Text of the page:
Zemke Misses Out on Superpole

Henny Ray Abrams | May 30, 2009

Stiggy Racing Honda’s Jake Zemke will have to start Sunday’s two World Superbike races from the sixth row after failing to make the top 20 in qualifying for this afternoon’s Superpole session at Miller Motorsports Park.A combination of handling and gearing issues prevented Zemke from improving on his Friday time and he finished Saturday morning in 23rd place, just over a quarter-second out of 20th. But he’s in good company. Joining him on row six are the factory BMW’s of Troy Corser and Ruben Xaus, and Ben Spies’ Yamaha teammate Tom Sykes.Having to start from so far back is especially cruel to Zemke, who made history the when he won the Sunday race of the inaugural AMA Superbike weekend in 2006. Following that win, the Yoshimura Suzuki team went on a 53-race winning streak that ended two weeks ago at Infineon Raceway. The win was Zemke’s last in the Superbike class. He won the 2008 Formula Xtreme championship on the Erion Honda.”Yesterday we had found a good direction on the bike and we were going good,” he began, “and we needed minimum half-second improvement for today and that would’ve put us in a good spot. If we could’ve run a mid-50 that would’ve put us right in the thick of things and that would’ve been good.” Instead he ran a 1:50.415, which was .243 secs. slower than Friday’s 1:50.072.”I’m losing almost all my time in just three corners,” he said, pinpointing the half-second loss in the fast Witchcraft corner before the esses, the Attitude esses, and the following left-hand Tooele Turn 19. “We’re having a little bit of problems getting the thing to turn the way I’d like it to. We were getting close yesterday, so we thought we had found a direction to head today.”Also gearing through that section, I’m kind of in between gears in the gearbox. Unfortunately, we don’t have any alternative ratios for the gearbox and so the only thing we can do is change the final gearing on the bike. So we changed that trying to find a solution to get me through that section a little better and it just killed the bike everywhere else, the full rest of the race track.”Zemke said he could tell at the start of the 45-minute session that the gearbox changes weren’t for the better.”The problem was to get the gearing that we needed to try, we had to change the countershaft and the session” was too short. “I came in jumped on the second bike, which was only one tooth different from the bike I was riding, and that didn’t work either. So basically I had to suck it up and ride what I had.”And the changes we made to the suspension didn’t seem to be working as well either, so we just kind of backed up when we needed to go forward and it’s not really what we needed to be doing, so it’s just going to make my job a bit tougher tomorrow.”Obviously the start’s going to be extremely important and with the straightaway as long as it is it’s going to take a good bit…you can make up or you can lose a lot of ground on the start at this track. We’ll just have to see what we can do. We’ll have to get some really good starts and hopefully we can make up some positions there real early in the race. I think that the bike’s good enough. We should definitely be in the top ten, if we get just a couple more things working.”This field is very tough, very fast, but they’re also able to pull out in qualifying the one lap to really jump up the sheets. But to do those consistently, a lot of these guys can’t do that. Obviously, at the front of the field the guys can; those guys are dialed in. But as you get back a little bit they’re not going to have the pace throughout the whole race that they’re going to need to keep the position they’re in, so we’ll see. We’ve got some work to do. Hopefully this afternoon we’ll be able to get things sorted a bit and get back on pace where we need to be and that’ll make things a little nicer come tomorrow.”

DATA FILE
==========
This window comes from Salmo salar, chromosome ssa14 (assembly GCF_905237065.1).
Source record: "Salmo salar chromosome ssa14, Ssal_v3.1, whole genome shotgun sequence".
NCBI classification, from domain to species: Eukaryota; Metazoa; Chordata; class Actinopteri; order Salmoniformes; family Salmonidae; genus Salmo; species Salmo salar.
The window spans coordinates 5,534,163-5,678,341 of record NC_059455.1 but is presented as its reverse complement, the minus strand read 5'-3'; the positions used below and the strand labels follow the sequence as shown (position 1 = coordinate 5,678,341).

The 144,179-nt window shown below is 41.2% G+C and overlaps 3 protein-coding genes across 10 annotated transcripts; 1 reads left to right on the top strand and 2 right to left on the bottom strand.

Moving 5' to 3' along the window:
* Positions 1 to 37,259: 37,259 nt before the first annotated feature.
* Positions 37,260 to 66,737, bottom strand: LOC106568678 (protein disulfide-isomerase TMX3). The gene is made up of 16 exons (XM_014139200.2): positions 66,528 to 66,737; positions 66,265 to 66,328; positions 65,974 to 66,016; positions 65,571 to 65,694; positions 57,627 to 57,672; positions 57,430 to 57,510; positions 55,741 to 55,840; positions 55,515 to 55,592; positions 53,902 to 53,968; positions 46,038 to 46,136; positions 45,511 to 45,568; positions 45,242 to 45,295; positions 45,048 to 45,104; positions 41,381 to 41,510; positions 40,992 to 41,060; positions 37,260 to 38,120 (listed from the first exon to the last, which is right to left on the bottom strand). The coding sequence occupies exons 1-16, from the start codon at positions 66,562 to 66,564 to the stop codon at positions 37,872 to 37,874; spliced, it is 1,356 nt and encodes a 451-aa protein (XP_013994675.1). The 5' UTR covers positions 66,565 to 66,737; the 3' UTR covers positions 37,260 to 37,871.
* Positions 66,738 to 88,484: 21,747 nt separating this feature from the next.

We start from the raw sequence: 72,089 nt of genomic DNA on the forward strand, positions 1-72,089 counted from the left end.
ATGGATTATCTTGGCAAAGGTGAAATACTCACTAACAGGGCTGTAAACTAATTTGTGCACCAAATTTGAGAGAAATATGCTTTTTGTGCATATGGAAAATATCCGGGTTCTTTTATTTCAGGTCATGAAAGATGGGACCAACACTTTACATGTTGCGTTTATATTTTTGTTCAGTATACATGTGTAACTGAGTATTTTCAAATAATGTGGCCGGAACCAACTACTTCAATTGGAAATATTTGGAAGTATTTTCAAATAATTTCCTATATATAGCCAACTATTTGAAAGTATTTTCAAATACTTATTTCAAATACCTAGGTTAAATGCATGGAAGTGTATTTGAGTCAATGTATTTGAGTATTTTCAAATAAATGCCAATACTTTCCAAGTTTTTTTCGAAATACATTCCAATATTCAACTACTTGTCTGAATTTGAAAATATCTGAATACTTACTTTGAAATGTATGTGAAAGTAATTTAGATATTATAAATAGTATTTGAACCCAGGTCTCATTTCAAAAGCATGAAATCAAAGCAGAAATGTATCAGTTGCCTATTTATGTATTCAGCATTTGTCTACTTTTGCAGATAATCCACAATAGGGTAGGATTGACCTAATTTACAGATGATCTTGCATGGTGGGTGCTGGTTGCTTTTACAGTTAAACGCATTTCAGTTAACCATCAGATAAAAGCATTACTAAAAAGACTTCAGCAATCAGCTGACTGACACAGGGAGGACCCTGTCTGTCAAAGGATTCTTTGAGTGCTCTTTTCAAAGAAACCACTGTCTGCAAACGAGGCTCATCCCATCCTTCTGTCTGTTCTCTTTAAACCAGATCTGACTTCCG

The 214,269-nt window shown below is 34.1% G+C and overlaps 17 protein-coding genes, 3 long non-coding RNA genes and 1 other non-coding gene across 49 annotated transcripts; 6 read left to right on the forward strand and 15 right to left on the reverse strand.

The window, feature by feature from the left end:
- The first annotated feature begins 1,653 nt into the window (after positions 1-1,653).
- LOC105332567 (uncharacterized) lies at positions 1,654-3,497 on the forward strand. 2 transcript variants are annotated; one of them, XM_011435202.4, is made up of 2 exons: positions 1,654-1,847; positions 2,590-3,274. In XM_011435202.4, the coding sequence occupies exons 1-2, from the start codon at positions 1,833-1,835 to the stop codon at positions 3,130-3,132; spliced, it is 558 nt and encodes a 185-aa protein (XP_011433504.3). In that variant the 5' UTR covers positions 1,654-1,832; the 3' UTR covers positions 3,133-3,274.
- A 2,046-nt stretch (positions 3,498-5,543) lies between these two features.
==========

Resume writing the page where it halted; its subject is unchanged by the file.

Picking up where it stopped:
Henny Ray Abrams | Contributing Editor

Abrams is the longest-serving contributor at Cycle News. Over the course of his 35-some years of writing and shooting photos, he’s covered events from MotoGP to the Motocross World Championship - and everything in between.